I think it’s at least possible they look at Saturday and say “uh this isn’t what we had in mind.” But we shall see.
Personally, I have no problem with a game ending in a tie. At least after a couple of OT’s.
I wouldn’t mind seeing overtime rules with the NFL twist, pick a number of reasonable OTs. Then declare a tie if there is no winner.
For example, after two OTs, require a two point attempt. Then if it is still tied after three, it’s a tie.
I hate ties. I liked the old OT rules. I do get the problems with it, but with HDN no longer coaching, the odds of going 6 or 7 OT’s were limited! We had 2 7’s and a 6, as well as several others. He was the king of OT.
Ivy League has announced that the refs screwed up and cost Harvard the game with Princeton. In OT3, Princeton’s 2-point try failed. Harvard’s succeeded, but the refs said Princeton called timeout before the play, which was confirmed by review, and Harvard’s re-do failed. However, whether a timeout was called before the snap is not reviewable, and Harvard should have won.
Is the Ivy going to award the game to Harvard because of the error? What do you think? Did they award us the Auburn game last year?
How about we settle ties similarly to the way we do in soccer … with field goals replacing PKs.
Both teams attempt field goals starting at 25 yards out. If both are made, flip the field and attempt 30-yarders. Repeat at 5-yard increments until only one team misses.
Lots of possible variations…
- Cap the distance at 50 yards.
- Pick one distance (say, 40 yards) and kick only from there.
A. Significantly reduces chances of player injuries (especially if the FG attempts are not defended).
B. Puts the “foot” back in football.
There is merit to that. They do call it football.
That is a really brilliant suggestion. Wish I had thought of that. You should forward it to NCAA Selection committee.
Takes out everything except the field goal kicking part of the game. There is a lot more to football the kicking field goals. The old system left everything in play except punting and kickoffs. People complained about that. I don’t like just going to field goal kicks. I don’t like going to just two point plays but it least you are running a play that could be a pass or a run.
The old OT was not broken IMO. Yes, you had a FEW games that went real long, but just a few. Most ended in the first or second OT.
Indeed, my suggestion does.
Just as PKs eliminate everything else in soccer: player possession, passing, beating a defender, flooding the 18, crossings, headers, nutmegs, etc.
And yet … and yet … PKs are always exhilarating, emotional roller-coaster rides.
Certainly not the worst way to end a sporting event…
I always thought they should adopt the HS rule. Go from the 10 instead of the 25. That would cut down greatly on the number of plays without resorting to 1 play only.
They could start from the ten beginning in the third OT and give each team 4 downs. That’s better than the 1 play method.
Easy way to do it:
Each team starts from their own 25
Each team gets one possession
Whichever gains the most yards wins
If the both go 75 and score, redo
Flip a coin. Heads you win. Tails you lose.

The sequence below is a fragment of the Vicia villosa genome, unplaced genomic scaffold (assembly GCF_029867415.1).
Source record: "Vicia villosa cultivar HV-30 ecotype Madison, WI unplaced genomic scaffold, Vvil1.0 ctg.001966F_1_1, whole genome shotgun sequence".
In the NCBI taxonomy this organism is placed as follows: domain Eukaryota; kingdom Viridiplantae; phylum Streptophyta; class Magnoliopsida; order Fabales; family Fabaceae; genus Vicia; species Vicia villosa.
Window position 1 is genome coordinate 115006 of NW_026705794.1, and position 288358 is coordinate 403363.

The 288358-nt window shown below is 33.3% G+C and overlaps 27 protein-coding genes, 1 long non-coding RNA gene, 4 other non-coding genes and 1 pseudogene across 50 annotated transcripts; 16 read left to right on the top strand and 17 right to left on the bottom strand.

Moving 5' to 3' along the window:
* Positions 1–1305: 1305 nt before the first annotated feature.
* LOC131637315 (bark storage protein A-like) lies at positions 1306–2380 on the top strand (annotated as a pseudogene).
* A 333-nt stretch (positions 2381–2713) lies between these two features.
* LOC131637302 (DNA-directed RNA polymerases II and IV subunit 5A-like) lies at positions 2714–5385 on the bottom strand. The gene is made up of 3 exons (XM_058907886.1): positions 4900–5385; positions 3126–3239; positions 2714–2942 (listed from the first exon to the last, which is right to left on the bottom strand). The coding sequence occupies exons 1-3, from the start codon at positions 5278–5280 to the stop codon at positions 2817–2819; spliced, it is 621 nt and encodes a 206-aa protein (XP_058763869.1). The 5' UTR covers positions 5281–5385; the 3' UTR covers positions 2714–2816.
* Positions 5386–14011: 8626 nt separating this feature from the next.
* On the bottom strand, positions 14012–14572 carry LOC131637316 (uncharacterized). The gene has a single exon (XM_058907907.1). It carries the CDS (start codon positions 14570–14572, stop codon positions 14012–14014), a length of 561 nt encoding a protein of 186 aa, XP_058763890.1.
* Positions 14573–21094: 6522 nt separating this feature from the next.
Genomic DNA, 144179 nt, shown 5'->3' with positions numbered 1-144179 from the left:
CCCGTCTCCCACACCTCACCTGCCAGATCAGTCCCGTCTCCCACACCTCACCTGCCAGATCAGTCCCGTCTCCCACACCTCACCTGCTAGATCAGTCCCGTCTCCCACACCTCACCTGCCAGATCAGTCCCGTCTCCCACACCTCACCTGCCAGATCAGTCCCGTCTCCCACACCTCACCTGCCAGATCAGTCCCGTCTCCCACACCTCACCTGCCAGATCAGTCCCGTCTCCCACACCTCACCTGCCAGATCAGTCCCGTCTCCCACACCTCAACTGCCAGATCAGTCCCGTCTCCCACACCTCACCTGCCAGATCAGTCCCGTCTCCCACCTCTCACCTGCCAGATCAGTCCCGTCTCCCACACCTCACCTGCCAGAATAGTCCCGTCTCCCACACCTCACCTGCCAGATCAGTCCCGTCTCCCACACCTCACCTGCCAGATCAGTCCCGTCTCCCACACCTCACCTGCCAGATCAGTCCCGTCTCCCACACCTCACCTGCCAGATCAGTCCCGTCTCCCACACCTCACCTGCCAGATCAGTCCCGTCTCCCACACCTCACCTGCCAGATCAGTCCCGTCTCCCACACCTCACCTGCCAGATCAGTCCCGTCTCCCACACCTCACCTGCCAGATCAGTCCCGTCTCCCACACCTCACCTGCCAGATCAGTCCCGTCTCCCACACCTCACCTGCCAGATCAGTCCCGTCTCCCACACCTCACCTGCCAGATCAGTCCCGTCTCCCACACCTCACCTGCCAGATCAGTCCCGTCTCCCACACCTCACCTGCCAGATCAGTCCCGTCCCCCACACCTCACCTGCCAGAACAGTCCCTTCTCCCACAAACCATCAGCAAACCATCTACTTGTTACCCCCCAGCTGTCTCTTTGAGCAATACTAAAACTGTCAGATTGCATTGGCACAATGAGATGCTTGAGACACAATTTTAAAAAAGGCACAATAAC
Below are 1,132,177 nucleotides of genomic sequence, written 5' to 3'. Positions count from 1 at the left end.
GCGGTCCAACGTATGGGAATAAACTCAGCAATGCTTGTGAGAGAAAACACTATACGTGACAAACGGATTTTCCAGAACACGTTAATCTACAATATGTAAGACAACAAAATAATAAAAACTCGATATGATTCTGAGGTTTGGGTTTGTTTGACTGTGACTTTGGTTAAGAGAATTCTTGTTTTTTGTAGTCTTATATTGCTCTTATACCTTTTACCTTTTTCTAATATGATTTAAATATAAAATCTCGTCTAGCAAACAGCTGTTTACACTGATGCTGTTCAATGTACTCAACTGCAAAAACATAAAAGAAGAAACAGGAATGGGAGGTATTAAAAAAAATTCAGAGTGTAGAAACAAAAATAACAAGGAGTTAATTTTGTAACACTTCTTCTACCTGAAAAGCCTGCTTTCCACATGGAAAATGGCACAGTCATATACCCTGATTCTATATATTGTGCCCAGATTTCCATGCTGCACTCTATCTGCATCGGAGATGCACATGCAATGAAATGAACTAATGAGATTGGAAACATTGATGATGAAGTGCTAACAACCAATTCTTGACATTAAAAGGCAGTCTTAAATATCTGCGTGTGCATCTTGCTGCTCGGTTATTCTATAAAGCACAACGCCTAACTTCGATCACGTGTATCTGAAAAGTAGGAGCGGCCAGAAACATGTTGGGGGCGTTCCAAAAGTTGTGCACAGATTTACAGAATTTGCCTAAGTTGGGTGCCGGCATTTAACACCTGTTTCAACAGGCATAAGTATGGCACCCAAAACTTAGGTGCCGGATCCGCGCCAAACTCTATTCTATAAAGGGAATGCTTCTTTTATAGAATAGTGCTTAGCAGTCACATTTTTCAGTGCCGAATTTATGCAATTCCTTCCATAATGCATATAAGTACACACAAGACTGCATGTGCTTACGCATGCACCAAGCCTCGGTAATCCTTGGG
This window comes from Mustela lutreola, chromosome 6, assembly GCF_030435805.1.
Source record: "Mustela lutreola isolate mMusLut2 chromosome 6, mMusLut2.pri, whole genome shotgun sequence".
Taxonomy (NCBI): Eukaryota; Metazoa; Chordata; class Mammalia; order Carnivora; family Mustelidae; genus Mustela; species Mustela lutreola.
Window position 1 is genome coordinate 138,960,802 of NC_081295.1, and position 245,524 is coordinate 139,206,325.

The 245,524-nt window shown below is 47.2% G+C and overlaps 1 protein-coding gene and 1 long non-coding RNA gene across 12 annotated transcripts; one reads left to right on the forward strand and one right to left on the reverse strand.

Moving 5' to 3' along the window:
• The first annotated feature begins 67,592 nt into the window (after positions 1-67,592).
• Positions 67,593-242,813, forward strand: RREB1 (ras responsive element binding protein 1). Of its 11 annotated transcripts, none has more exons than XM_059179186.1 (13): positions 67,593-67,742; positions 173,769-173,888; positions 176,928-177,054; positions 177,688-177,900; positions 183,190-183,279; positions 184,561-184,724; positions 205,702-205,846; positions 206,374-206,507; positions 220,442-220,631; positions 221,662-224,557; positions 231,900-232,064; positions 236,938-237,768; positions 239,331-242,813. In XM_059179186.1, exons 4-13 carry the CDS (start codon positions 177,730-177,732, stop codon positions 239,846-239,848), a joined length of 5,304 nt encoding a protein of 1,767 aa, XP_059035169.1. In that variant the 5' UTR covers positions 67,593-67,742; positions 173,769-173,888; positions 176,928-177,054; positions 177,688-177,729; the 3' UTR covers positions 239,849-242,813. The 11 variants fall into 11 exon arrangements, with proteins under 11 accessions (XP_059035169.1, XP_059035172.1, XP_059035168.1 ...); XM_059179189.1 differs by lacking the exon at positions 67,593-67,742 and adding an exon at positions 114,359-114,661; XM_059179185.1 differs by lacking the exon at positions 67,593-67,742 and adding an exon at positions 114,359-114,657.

I didn’t think there was anything wrong with ties, but others in positions of authority disagreed.
I keep going back to the famous 10-10 tie between Notre Dame and Sparty in 1966. ND sat on the ball at the end instead of going for the win. Dan Jenkins of Sports Illustrated wrote a great sendup in which he rewrote the lyrics of the Notre Dame Victory March to replace any reference to victory with tying, such as “whether the odds be even or small, old Notre Dame will tie over all”.
I also thought back to the Big Shootout, where Darrell Royal went for two after the clip/first TD so there wouldn’t be a tie, assuming Happy Feller made the second PAT, which he did. If I remember the SWC tiebreakers at the time, we would have gone to the Cotton Bowl with a tie since Texas went the year before. That may have been why DKR played for the win.
I don’t like idea of playing for a tie instead of a win, but if a tie can’t be easily avoided, then accept one. Having limited OT’s, for example, would only yield very few ties. There have been only 3 games in the last 20+ years that went to 7 OT’s. That’s not many. Stop them at 2 or 3 or make the 3rd or 4th one start from the 10 or have a 40 yard FG for each team. If the game is still tied, leave it tied.
However, that doesn’t seem acceptable to the rule makers.
I have the same solution I’ve always had.
Love the now “old” rules, with one exception. Put the ball on midfield when you have them start the offensive series. Make them earn a score.
As it is (or was), you ASSUME at least a FG in every possession, and generally that is the case. So, if you ONLY get a FG, you feel like you’re going to lose.
But starting them at the 50, you’d need at least one first down to be in legitimate range for most kickers, and two (or, a big play) to get in “probable FG range”. One sack or penalty on the offense and no score at all is a real possibility.
Then, perhaps, also make them go for two from the beginning, and I guarantee you won’t see many OT’s go beyond 2 or 3 sessions, and you’d never see another 7 OT game.
But it would be REAL football, not a bunch of 2 point plays.
This topic was automatically closed after 30 days. New replies are no longer allowed.